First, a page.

Professional bloggers (“pro bloggers”) maintain their own blogs and “monetize” them in different ways to earn an income. Thus they are generally working for an audience rather than clients.
Their typical tasks are similar to those of a freelance writer, but divert in important ways:
- Choosing blog post topics to interest their readers
- Writing, editing, and publishing blog posts on their own blog
- Managing the technical aspects of their website (hosting, design, troubleshooting, etc)
- Designing graphics for their blog
- Interacting with their readers by answering comments, replying to emails, updating social media, etc
- Marketing their blog and growing their audience through a variety of strategies, possibly including search engine optimization (SEO), networking, social media, etc
- Writing other supporting materials such as email newsletters, books, etc
- Managing member communities
- Seeking out and managing relationships with advertisers and sponsors
- Taking on speaking gigs
- Creating products to sell to their audience.
(See our Ultimate Guide to Blogging for Beginners (PDF) for more info and resources on these topics.)
Freelance writers and bloggers can work anywhere they have a computer and internet connection. Many writers work at home, whether in a dedicated home office or at their kitchen table or couch. Other use co-working spaces, rented office space, or in various environments while they travel.
Many freelance writers work long-distance with clients and may never even meet them face to face. Others may work face-to-face with local clients, or travel to meet them. Communicating with clients may be done by email, phone, or using video chat technology like Skype or Google Hangouts. Many writers also use project management software such as Asana, Basecamp, or Trello to communicate on project details.
Many freelance writers work part-time or variable hours. One of the biggest benefits writers mention about freelancing is the flexibility and ability to set your own schedule.
Since freelance writing is a global profession, freelance writers can live anywhere in the world. Living in an area with a lower cost of living will stretch your money farther.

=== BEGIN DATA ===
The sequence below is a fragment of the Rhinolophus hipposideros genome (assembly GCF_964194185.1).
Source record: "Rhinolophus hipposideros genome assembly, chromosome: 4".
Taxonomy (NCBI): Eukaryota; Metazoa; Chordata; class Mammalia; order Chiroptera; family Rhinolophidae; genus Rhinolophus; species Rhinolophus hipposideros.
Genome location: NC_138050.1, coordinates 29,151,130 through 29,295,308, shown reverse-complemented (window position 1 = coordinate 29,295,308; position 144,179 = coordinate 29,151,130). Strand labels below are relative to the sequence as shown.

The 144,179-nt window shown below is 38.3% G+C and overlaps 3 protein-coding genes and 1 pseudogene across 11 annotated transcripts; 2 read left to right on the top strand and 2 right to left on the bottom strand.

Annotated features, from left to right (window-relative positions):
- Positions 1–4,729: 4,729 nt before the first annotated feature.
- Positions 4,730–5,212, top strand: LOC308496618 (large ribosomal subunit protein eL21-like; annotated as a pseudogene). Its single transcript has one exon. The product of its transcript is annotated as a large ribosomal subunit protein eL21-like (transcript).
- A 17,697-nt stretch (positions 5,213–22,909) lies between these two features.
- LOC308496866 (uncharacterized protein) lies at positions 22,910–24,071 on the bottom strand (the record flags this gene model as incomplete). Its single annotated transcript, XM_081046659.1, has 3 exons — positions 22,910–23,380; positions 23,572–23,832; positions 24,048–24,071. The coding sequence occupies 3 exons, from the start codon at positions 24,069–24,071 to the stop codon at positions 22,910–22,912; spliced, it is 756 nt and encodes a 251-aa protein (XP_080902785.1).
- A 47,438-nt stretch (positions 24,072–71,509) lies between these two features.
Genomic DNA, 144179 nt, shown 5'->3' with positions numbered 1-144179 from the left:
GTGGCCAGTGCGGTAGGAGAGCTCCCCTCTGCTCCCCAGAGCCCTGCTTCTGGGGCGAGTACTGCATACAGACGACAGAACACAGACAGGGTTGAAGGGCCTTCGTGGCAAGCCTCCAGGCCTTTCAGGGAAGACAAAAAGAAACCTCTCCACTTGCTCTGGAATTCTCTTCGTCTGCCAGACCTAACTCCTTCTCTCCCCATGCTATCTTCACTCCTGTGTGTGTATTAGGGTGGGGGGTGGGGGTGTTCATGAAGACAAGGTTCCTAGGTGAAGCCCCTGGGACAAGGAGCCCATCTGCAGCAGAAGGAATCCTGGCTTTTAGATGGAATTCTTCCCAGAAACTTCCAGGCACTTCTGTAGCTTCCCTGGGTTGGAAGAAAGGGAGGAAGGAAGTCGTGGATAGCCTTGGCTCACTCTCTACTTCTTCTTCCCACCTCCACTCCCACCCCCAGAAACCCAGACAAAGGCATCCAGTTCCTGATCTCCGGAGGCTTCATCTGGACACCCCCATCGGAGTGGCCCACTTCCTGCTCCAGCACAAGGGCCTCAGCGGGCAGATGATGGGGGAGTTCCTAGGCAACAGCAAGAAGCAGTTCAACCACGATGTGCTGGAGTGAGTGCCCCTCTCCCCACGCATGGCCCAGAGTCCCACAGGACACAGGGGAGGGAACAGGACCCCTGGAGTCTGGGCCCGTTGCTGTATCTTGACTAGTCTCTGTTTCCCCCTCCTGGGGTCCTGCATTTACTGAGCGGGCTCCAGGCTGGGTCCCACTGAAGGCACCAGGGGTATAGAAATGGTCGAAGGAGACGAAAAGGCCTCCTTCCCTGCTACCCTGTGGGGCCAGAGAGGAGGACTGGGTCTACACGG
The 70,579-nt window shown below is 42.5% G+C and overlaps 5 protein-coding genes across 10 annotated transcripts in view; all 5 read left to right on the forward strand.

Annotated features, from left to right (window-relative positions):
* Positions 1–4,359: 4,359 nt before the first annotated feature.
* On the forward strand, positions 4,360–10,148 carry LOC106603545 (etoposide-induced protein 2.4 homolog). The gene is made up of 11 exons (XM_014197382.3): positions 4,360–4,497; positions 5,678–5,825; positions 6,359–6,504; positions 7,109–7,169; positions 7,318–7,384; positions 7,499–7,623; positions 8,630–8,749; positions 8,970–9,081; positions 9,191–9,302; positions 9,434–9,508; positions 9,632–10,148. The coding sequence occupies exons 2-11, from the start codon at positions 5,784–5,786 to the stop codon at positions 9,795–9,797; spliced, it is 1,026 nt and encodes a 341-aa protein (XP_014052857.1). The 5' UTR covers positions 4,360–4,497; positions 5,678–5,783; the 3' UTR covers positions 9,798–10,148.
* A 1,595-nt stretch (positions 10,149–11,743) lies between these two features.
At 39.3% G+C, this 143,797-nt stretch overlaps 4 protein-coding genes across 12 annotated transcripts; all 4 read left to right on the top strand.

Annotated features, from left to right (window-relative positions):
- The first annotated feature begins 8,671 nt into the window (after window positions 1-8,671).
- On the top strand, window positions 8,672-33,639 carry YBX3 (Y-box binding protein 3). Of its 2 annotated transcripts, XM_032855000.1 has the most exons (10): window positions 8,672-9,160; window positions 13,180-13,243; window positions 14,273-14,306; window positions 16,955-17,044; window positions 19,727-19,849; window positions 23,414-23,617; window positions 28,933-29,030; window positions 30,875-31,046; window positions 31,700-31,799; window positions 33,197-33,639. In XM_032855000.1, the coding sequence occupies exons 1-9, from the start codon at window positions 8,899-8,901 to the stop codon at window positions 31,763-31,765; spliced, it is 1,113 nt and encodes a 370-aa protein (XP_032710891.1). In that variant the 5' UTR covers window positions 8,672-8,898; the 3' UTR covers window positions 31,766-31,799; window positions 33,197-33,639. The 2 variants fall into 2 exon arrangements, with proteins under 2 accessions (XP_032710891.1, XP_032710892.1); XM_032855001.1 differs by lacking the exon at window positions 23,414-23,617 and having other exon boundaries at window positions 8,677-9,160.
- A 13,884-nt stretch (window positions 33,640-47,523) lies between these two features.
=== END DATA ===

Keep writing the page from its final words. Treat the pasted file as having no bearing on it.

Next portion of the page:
One of the downsides of freelance writing is the lack of office camaraderie. It’s important for freelance writers to network with other writers and get out of the house regularly in order to stay healthy.
How to Become a Freelance Writer or Blogger
In the internet age, it’s easier than ever to become a freelance writer and start earning an income. Freelance writing as a career is possible for most people, but that doesn’t mean it’s a good fit for everyone. Here’s what is takes.
A college degree in English or communications may be helpful for those who need to improve their writing skills, but they are not required to become a freelance writer. While you should have good writing skills, this can be learned without a college education. Generally, clients will be looking at your relevant experience and portfolio, and will not ask or care about whether you have a degree in English.
However, for some industries, a relevant degree could help you land more work and negotiate higher pay for your expertise.
Freelance writers are often self-taught and continuously learn on the job to improve their writing and business skills. Sometimes writers will do pro bono work to gain experience or develop specific skills.
Just being a good writer doesn’t guarantee success as a freelance writer or blogger. While good writing skills are essential, you also need to be good at managing a business and marketing yourself to get work.